Tom - is there anything you’d like to add?

TMcC: Not really much more to add - I think it’s been said. I think the costs have definitely gone up for us doing it. I agree with the points that have been made, for the independent team that’s put a big burden on our shoulders because the cars are a lot more expensive to manufacture and so are the power units. So, I think for the sport to be sustainable for the independent teams going forward, that is an issue - but it does drive the technology forwards for sure.

Q: (Dieter Rencken - Racing Lines) Question to the two engine representatives. Did your companies… were they in favour of the token system when it was originally mooted and, if so, do you now regret it in hindsight, given the complexity and the logistics of managing the entire system?

MB: We are Ferrari were in favour. We are in favour because we knew we were behind compared to our main competitors and, for us, it represents somehow a opportunity for a continuous development and a continuous catch-up. We do not regret it and we have still tokens to play and we are very happy somehow with what we are achieving and what we are doing. We know that there is still room of improvement, there is maybe still a gap compared to the main competitors but we know that, overall, we are really progressing well and, again, we are not yet middle of the season, still tokens to be played, and very happy that we have tokens available.

RW: There’s two questions nested. At the time, when they were created, then it was seen as a way of managing development over a number of years. It seemed like a decent compromise at the time. As I said earlier, it seems like they’ve taken on a bit of a life of their own, which has honestly, in my opinion, been excessive. Like Mattia, when the subsidiary question of tokens during the season became clear, then we were in favour and remain in favour. And for that reason, as I said earlier, I don’t feel like there’s anything to regret about the current token status during this year. We will also, of course, want to be consistent and would also be in favour of that same mechanism in future years. Which is not currently the case, bearing in mind the 2016 sporting regulations as they are now written.

Q: (Viktor Bognar - Magya Rszo) Question to Pat and Mattia: recently there was an interesting comment from Lotus technical chief Nick Chester who said that today’s engines and gearboxes are so reliable - or at least some of them - that the cars would be able to compete in and finish a 24 hour race, providing they have the fuel and tyres. Do you agree with that and if yes, do you think it sends a positive message about Formula One which is considered a sprint race?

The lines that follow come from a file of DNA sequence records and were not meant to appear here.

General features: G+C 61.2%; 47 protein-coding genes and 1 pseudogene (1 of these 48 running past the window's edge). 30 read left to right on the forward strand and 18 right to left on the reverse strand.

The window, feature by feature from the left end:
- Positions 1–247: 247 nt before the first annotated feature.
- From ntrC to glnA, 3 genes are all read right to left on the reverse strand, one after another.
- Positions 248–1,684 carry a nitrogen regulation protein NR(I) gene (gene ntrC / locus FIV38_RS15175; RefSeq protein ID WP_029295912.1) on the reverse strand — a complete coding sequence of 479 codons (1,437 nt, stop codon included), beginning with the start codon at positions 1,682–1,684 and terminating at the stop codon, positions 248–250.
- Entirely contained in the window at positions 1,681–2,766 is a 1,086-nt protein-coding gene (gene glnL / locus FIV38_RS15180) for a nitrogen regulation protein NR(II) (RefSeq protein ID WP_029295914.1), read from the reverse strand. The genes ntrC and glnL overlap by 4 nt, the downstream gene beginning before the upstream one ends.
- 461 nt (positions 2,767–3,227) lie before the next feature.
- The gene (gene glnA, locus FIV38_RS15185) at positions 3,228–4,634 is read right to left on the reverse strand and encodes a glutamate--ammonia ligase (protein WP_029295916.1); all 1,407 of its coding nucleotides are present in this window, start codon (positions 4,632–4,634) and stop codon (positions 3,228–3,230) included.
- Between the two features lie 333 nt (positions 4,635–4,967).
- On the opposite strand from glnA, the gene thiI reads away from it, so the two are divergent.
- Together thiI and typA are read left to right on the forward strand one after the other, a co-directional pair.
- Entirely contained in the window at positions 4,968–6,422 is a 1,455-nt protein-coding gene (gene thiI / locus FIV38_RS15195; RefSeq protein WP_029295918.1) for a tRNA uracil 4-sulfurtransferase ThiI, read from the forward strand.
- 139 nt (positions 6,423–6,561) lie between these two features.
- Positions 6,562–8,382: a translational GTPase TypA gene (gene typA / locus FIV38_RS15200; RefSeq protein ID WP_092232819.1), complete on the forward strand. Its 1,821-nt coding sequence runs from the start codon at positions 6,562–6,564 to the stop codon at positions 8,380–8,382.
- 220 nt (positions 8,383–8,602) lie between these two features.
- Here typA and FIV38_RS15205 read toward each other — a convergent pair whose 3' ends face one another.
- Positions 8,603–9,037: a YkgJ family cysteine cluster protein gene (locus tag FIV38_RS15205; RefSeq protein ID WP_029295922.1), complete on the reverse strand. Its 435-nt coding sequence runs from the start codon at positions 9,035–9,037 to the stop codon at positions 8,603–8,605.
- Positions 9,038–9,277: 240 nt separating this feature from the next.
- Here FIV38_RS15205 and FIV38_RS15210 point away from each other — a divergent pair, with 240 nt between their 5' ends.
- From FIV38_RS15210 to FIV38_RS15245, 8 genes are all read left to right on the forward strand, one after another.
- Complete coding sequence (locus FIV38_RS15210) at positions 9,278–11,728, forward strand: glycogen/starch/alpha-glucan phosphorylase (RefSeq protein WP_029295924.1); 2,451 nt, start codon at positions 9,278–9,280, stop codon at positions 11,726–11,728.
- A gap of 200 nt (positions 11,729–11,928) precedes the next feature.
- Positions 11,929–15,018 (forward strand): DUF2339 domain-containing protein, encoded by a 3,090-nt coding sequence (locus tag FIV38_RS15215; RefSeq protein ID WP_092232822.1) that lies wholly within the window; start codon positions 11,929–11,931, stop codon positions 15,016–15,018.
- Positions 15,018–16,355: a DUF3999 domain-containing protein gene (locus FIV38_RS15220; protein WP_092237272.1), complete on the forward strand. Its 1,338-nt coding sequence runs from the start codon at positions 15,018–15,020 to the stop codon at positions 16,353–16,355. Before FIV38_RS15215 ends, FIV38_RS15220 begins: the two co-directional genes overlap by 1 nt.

PS: I have to admit my ignorance of not knowing what distance they cover in 24 hours at Le Mans. 5300 kilometers? Well, we could certainly do that on a gearbox, I’m sure. We probably haven’t achieved that yet but we’ve certainly been well over four thousand kilometres on test gearboxes, so I don’t think that’s a real problem, and actually engines have, I believe, got up there as well, so yes, we could do it. But that’s not to say that it means that Formula One isn’t a sprint race and in fact, I think that Le Mans is a 24 hour sprint race these days, so I think we’re always operating at maximum performance. I think that it’s the massively improved engineering and understanding of the componentry that’s occurred in the last few years that has allowed us to reach these high levels of reliability and in doing so, they have of course reduced costs considerably, from the days when we used to fit a fresh engine every day.

MB: It seems that Pat was quite completing the answer. Our engines and power units and power trains are doing the distance that Le Mans is somehow doing, not completely far from it and in that respect, I think yes, they can do it.

Q: (Daniele Sparisci - Corriere della Sera) Mattia Binotto, in Canada you have introduced a new engine spending tokens and Mercedes too did some upgrades but apparently without spending tokens. From what we have seen until now, how do you see the gap to Mercedes? Do you feel you are closing it in terms of performance and power?